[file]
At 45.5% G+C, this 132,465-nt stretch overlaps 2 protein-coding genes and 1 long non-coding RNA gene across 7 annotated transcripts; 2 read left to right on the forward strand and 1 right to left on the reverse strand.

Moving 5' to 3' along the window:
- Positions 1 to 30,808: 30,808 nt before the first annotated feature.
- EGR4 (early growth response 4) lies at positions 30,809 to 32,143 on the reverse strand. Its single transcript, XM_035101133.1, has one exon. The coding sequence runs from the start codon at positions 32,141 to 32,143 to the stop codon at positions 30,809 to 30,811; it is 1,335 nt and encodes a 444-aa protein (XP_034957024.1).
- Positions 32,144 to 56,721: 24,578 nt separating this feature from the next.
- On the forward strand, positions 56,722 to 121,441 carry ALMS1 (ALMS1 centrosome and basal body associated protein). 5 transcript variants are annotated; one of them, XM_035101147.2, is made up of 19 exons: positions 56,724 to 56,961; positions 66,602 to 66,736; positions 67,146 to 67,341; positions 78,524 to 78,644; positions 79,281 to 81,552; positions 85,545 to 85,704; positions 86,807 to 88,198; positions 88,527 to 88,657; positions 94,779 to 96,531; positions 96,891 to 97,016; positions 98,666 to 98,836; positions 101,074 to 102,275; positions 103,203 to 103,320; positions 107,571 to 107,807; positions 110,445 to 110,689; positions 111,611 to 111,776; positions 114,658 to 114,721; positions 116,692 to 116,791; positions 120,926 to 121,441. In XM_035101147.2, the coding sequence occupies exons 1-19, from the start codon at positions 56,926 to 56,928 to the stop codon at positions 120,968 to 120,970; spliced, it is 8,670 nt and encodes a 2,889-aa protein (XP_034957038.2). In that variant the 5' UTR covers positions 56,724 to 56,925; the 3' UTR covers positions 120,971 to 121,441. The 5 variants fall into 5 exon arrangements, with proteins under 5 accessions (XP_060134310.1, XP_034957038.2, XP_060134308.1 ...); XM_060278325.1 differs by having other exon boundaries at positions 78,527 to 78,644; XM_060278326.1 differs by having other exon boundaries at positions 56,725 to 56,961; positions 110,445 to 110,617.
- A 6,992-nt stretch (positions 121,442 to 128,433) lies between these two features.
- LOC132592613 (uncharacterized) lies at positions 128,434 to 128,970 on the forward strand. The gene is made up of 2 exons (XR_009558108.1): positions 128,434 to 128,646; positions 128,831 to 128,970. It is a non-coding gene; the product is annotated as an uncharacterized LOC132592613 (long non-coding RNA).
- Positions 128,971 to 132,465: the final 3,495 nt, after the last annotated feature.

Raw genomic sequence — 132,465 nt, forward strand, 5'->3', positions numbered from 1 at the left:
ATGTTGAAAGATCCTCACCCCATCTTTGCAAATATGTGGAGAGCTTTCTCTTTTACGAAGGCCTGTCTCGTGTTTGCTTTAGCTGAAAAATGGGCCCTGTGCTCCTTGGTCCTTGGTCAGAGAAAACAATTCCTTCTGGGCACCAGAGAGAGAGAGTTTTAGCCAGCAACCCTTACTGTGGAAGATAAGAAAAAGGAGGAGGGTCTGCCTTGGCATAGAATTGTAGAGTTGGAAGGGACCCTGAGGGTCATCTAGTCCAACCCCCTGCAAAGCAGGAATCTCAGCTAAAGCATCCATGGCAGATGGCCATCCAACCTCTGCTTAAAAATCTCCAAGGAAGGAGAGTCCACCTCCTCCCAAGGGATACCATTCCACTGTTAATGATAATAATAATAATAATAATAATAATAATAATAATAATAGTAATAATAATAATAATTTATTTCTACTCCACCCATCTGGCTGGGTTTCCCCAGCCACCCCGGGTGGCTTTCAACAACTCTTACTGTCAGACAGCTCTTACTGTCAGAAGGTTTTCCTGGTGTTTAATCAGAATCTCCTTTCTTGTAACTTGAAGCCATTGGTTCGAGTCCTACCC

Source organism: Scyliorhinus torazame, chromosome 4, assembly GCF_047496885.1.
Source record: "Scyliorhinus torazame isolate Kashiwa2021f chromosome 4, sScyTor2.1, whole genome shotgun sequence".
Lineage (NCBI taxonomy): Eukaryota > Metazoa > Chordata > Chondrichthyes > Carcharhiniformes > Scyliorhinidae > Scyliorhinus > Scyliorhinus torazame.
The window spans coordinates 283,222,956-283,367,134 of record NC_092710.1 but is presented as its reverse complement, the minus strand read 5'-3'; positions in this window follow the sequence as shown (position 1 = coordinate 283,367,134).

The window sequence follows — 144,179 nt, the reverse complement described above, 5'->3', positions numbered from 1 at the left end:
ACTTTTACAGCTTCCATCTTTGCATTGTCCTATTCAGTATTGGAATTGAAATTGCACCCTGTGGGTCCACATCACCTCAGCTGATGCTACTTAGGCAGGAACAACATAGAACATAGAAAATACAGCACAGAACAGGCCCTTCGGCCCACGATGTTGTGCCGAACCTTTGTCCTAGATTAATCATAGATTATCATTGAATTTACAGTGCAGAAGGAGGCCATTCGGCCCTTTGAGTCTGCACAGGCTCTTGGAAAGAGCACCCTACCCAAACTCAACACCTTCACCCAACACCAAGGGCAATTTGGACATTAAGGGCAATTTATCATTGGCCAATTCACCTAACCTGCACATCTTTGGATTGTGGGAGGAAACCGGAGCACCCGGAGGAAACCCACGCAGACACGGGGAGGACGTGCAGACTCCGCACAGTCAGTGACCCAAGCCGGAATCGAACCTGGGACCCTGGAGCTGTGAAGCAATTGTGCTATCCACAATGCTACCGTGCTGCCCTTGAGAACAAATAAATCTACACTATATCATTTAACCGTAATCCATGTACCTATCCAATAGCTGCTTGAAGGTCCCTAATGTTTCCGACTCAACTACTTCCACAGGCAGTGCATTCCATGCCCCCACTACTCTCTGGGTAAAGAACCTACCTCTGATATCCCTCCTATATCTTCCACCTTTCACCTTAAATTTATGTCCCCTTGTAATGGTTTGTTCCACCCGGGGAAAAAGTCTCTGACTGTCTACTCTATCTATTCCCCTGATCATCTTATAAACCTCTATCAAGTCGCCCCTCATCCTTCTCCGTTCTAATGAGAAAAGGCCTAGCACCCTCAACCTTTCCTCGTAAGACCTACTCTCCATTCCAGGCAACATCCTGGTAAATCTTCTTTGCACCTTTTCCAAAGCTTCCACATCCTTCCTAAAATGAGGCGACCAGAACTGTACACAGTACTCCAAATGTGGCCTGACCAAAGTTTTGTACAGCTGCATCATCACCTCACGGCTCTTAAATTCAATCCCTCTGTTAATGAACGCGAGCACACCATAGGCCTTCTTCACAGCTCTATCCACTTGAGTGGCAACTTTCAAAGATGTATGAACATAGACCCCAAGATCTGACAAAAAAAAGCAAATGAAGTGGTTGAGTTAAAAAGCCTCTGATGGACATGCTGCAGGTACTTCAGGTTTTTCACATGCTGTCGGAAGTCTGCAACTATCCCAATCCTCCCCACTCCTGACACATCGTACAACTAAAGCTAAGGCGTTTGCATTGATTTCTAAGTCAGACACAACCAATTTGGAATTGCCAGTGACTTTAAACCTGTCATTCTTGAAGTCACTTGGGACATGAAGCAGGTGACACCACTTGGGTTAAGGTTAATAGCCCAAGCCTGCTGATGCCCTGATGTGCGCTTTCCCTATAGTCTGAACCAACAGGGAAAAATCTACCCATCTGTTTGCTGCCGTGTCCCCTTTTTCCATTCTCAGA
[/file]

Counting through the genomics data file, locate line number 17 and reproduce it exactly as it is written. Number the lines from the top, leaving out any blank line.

ACTTTTACAGCTTCCATCTTTGCATTGTCCTATTCAGTATTGGAATTGAAATTGCACCCTGTGGGTCCACATCACCTCAGCTGATGCTACTTAGGCAGGAACAACATAGAACATAGAAAATACAGCACAGAACAGGCCCTTCGGCCCACGATGTTGTGCCGAACCTTTGTCCTAGATTAATCATAGATTATCATTGAATTTACAGTGCAGAAGGAGGCCATTCGGCCCTTTGAGTCTGCACAGGCTCTTGGAAAGAGCACCCTACCCAAACTCAACACCTTCACCCAACACCAAGGGCAATTTGGACATTAAGGGCAATTTATCATTGGCCAATTCACCTAACCTGCACATCTTTGGATTGTGGGAGGAAACCGGAGCACCCGGAGGAAACCCACGCAGACACGGGGAGGACGTGCAGACTCCGCACAGTCAGTGACCCAAGCCGGAATCGAACCTGGGACCCTGGAGCTGTGAAGCAATTGTGCTATCCACAATGCTACCGTGCTGCCCTTGAGAACAAATAAATCTACACTATATCATTTAACCGTAATCCATGTACCTATCCAATAGCTGCTTGAAGGTCCCTAATGTTTCCGACTCAACTACTTCCACAGGCAGTGCATTCCATGCCCCCACTACTCTCTGGGTAAAGAACCTACCTCTGATATCCCTCCTATATCTTCCACCTTTCACCTTAAATTTATGTCCCCTTGTAATGGTTTGTTCCACCCGGGGAAAAAGTCTCTGACTGTCTACTCTATCTATTCCCCTGATCATCTTATAAACCTCTATCAAGTCGCCCCTCATCCTTCTCCGTTCTAATGAGAAAAGGCCTAGCACCCTCAACCTTTCCTCGTAAGACCTACTCTCCATTCCAGGCAACATCCTGGTAAATCTTCTTTGCACCTTTTCCAAAGCTTCCACATCCTTCCTAAAATGAGGCGACCAGAACTGTACACAGTACTCCAAATGTGGCCTGACCAAAGTTTTGTACAGCTGCATCATCACCTCACGGCTCTTAAATTCAATCCCTCTGTTAATGAACGCGAGCACACCATAGGCCTTCTTCACAGCTCTATCCACTTGAGTGGCAACTTTCAAAGATGTATGAACATAGACCCCAAGATCTGACAAAAAAAAGCAAATGAAGTGGTTGAGTTAAAAAGCCTCTGATGGACATGCTGCAGGTACTTCAGGTTTTTCACATGCTGTCGGAAGTCTGCAACTATCCCAATCCTCCCCACTCCTGACACATCGTACAACTAAAGCTAAGGCGTTTGCATTGATTTCTAAGTCAGACACAACCAATTTGGAATTGCCAGTGACTTTAAACCTGTCATTCTTGAAGTCACTTGGGACATGAAGCAGGTGACACCACTTGGGTTAAGGTTAATAGCCCAAGCCTGCTGATGCCCTGATGTGCGCTTTCCCTATAGTCTGAACCAACAGGGAAAAATCTACCCATCTGTTTGCTGCCGTGTCCCCTTTTTCCATTCTCAGA